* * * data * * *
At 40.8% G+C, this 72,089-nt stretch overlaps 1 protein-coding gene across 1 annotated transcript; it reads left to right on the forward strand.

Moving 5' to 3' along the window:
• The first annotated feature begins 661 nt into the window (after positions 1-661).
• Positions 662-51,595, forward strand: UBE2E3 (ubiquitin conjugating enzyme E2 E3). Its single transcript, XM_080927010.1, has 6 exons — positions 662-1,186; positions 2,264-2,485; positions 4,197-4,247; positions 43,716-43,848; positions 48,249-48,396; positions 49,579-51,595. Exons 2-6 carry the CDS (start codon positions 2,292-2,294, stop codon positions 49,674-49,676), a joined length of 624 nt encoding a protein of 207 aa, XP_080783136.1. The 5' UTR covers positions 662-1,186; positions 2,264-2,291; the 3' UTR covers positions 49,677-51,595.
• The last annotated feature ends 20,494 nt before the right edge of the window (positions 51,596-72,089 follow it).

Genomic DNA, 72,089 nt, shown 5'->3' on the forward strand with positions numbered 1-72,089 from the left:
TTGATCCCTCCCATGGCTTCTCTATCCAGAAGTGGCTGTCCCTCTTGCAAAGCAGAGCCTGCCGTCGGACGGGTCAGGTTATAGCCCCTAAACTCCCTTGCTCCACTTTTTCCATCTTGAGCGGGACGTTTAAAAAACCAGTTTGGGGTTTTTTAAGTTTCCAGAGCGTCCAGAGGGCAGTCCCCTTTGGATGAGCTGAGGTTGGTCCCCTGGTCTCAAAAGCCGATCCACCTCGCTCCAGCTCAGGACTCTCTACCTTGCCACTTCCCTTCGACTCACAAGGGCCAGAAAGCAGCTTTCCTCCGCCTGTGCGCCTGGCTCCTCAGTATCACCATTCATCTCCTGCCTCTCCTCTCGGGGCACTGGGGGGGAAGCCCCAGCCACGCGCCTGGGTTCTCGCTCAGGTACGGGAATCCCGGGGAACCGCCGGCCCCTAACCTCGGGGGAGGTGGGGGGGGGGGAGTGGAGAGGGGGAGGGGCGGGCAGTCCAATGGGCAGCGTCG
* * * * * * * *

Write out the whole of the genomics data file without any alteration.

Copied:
At 40.8% G+C, this 72,089-nt stretch overlaps 1 protein-coding gene across 1 annotated transcript; it reads left to right on the forward strand.

Moving 5' to 3' along the window:
• The first annotated feature begins 661 nt into the window (after positions 1-661).
• Positions 662-51,595, forward strand: UBE2E3 (ubiquitin conjugating enzyme E2 E3). Its single transcript, XM_080927010.1, has 6 exons — positions 662-1,186; positions 2,264-2,485; positions 4,197-4,247; positions 43,716-43,848; positions 48,249-48,396; positions 49,579-51,595. Exons 2-6 carry the CDS (start codon positions 2,292-2,294, stop codon positions 49,674-49,676), a joined length of 624 nt encoding a protein of 207 aa, XP_080783136.1. The 5' UTR covers positions 662-1,186; positions 2,264-2,291; the 3' UTR covers positions 49,677-51,595.
• The last annotated feature ends 20,494 nt before the right edge of the window (positions 51,596-72,089 follow it).

Genomic DNA, 72,089 nt, shown 5'->3' on the forward strand with positions numbered 1-72,089 from the left:
TTGATCCCTCCCATGGCTTCTCTATCCAGAAGTGGCTGTCCCTCTTGCAAAGCAGAGCCTGCCGTCGGACGGGTCAGGTTATAGCCCCTAAACTCCCTTGCTCCACTTTTTCCATCTTGAGCGGGACGTTTAAAAAACCAGTTTGGGGTTTTTTAAGTTTCCAGAGCGTCCAGAGGGCAGTCCCCTTTGGATGAGCTGAGGTTGGTCCCCTGGTCTCAAAAGCCGATCCACCTCGCTCCAGCTCAGGACTCTCTACCTTGCCACTTCCCTTCGACTCACAAGGGCCAGAAAGCAGCTTTCCTCCGCCTGTGCGCCTGGCTCCTCAGTATCACCATTCATCTCCTGCCTCTCCTCTCGGGGCACTGGGGGGGAAGCCCCAGCCACGCGCCTGGGTTCTCGCTCAGGTACGGGAATCCCGGGGAACCGCCGGCCCCTAACCTCGGGGGAGGTGGGGGGGGGGGAGTGGAGAGGGGGAGGGGCGGGCAGTCCAATGGGCAGCGTCG